Possibly I am completely unobjective. I admire your work so much, I am indifferent to what you call it. The only reason it gives me some pleasure to see it as a Zentangle is because it gives me some doorway, an entrance, into how you began it and proceeded with it. No doubt it would add to my viewing pleasure of other works if I had an inkling of the theory/practice behind cubism or impressionism or any other "ism".

    I do give full credit to the Zentangle mavens (originators, CZTs and followers) for providing such a wonderful way and approach to a blank page; indeed, it has quite changed bits of my life. But, again with the heresy, I feel no obligation or guilt or need even to use a Micron (hate them), the Zentangle tiles (don't like the size or the texture), strictly black and white or even the shadowing that is illustrated.

    Oh dear, I hope this doesn't make me sound nasty or snippy or ungrateful. I suspect, in retrospect, that this might be better done over a latte.

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  2. I don't think there is anything heretical at all with your approach. I honestly feel free to depart from the 'rules', and I think Rick and Maria encourage that.

    You've boiled my long-winded prose down very well--"I didn't think much so maybe this is still a Zentangle".

    But to phrase it as a question, what I'm driving at, is a zentangle a chicken or an egg. Is it the process or the result that make it a zentangle? Or is it (more likely) some hazy, nebulous mix of the two?

    The chicken or the egg--there is no answer but inquiring minds still want to ask!

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  3. Words of wisdom.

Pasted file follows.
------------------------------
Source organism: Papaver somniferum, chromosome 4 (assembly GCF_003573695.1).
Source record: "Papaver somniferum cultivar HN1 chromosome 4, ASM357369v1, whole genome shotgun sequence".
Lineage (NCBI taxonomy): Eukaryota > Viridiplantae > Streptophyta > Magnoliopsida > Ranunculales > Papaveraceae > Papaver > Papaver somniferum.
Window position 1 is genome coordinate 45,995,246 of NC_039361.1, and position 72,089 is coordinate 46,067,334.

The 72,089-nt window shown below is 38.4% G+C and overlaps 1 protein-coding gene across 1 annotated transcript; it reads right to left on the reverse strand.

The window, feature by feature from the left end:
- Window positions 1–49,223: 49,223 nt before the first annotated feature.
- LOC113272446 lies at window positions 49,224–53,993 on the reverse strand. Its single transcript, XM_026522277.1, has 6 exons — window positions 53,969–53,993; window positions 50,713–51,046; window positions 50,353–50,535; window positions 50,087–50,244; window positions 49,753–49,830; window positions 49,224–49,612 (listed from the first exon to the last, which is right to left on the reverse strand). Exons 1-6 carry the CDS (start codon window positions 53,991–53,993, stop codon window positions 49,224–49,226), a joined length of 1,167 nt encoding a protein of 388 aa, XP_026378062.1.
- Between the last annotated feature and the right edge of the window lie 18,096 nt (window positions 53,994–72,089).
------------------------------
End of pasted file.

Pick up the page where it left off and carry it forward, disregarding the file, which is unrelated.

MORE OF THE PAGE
Your tangles are always great!

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  4. Personally, I am with Gabriel in parts: I'm not too sure it matters what you call it. If pushed up against a wall to take a stand(gracious, what a violent metaphore! Sorry), I would probably say that this particular work uses the Zentangle process but ends up as a variation.

    I note that the word "Zentangle" begins with ZEN. I understand Zen to be a process, the process of getting lost in the process, which you did. It is that experience of 'getting lost' that makes it 'zen'.

    Ok, that was confusing. Let me try again.

    It seems to me that there are two distinct experiences of any art. One is the experience of the artist as they are creating. The other is the experience of the viewer.

    From your point of view, as the artist, this is unquestionably a Zentangle.

    From the viewers perspective, it is a variation of a Zentangle. As I understand it, part of the definition of tangling is that it is highly graphic.

    Your work, dear Molassess, Explodes onto the page. Even your blank & white work has passion and color. Some zentangles (including mine) are beautiful, but controlled and abstract. I love them, but that is not the only way to approach art. Your work pulses with life. Movement is dominent(if you look away and then look back real quick, it may have moved!). It takes on a reality, an actual life of its own.

    Needless to say, I am a fan.

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  5. Thank you, thank you! It's been wonderful hearing (even if I'm actually seeing it--hmmm. Could make that another philosophical debate. Do you 'see' or 'hear'; are you writing or talking online?) ...oops. Lost the train of thought.

    It's been wonderful hearing the responses that people have given me. Tons of food for thought, and even more proof that the people I meet online are among the fabulous!!!